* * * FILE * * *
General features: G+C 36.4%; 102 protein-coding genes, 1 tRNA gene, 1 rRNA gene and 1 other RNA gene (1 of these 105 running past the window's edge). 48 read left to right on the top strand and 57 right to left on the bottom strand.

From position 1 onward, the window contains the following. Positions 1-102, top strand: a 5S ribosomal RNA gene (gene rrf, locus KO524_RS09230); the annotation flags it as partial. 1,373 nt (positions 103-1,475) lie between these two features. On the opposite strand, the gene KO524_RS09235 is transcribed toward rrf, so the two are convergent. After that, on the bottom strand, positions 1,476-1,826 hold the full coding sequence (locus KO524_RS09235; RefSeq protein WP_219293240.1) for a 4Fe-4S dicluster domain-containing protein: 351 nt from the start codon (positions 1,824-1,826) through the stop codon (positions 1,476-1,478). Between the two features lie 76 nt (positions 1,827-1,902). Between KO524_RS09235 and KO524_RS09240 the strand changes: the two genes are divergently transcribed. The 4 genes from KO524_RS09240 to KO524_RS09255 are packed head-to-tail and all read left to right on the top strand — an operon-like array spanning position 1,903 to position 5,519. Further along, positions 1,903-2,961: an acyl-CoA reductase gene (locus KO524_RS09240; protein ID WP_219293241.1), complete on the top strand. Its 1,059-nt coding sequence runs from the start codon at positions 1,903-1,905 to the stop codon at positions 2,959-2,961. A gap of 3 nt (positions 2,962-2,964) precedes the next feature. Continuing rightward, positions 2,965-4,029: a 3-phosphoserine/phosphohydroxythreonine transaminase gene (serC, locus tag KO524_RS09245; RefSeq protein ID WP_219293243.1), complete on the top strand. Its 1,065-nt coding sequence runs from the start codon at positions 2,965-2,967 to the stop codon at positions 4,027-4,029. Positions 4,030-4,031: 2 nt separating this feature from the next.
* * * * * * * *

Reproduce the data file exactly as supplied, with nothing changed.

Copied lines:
General features: G+C 36.4%; 102 protein-coding genes, 1 tRNA gene, 1 rRNA gene and 1 other RNA gene (1 of these 105 running past the window's edge). 48 read left to right on the top strand and 57 right to left on the bottom strand.

From position 1 onward, the window contains the following. Positions 1-102, top strand: a 5S ribosomal RNA gene (gene rrf, locus KO524_RS09230); the annotation flags it as partial. 1,373 nt (positions 103-1,475) lie between these two features. On the opposite strand, the gene KO524_RS09235 is transcribed toward rrf, so the two are convergent. After that, on the bottom strand, positions 1,476-1,826 hold the full coding sequence (locus KO524_RS09235; RefSeq protein WP_219293240.1) for a 4Fe-4S dicluster domain-containing protein: 351 nt from the start codon (positions 1,824-1,826) through the stop codon (positions 1,476-1,478). Between the two features lie 76 nt (positions 1,827-1,902). Between KO524_RS09235 and KO524_RS09240 the strand changes: the two genes are divergently transcribed. The 4 genes from KO524_RS09240 to KO524_RS09255 are packed head-to-tail and all read left to right on the top strand — an operon-like array spanning position 1,903 to position 5,519. Further along, positions 1,903-2,961: an acyl-CoA reductase gene (locus KO524_RS09240; protein ID WP_219293241.1), complete on the top strand. Its 1,059-nt coding sequence runs from the start codon at positions 1,903-1,905 to the stop codon at positions 2,959-2,961. A gap of 3 nt (positions 2,962-2,964) precedes the next feature. Continuing rightward, positions 2,965-4,029: a 3-phosphoserine/phosphohydroxythreonine transaminase gene (serC, locus tag KO524_RS09245; RefSeq protein ID WP_219293243.1), complete on the top strand. Its 1,065-nt coding sequence runs from the start codon at positions 2,965-2,967 to the stop codon at positions 4,027-4,029. Positions 4,030-4,031: 2 nt separating this feature from the next.